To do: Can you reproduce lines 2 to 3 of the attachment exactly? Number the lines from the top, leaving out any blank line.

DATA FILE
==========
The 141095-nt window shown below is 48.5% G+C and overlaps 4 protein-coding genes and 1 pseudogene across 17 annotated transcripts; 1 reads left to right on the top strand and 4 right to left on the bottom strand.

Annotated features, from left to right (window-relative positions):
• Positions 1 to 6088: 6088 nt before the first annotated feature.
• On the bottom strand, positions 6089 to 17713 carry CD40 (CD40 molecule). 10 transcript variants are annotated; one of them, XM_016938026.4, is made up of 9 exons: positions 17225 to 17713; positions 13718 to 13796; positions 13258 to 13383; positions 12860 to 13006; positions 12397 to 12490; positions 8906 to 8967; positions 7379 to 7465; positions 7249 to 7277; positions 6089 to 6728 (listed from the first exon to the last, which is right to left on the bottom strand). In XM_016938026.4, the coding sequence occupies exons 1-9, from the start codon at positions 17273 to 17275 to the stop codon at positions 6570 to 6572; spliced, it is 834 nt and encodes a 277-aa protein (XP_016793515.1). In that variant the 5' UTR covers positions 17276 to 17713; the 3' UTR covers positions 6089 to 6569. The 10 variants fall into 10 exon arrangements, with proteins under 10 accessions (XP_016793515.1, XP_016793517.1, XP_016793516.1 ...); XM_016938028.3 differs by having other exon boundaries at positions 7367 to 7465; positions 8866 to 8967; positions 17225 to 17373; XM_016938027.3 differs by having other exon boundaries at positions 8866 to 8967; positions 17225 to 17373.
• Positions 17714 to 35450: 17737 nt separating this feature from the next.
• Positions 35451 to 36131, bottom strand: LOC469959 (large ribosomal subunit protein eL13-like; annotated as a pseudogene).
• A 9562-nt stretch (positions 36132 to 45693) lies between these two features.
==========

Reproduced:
Annotated features, from left to right (window-relative positions):
• Positions 1 to 6088: 6088 nt before the first annotated feature.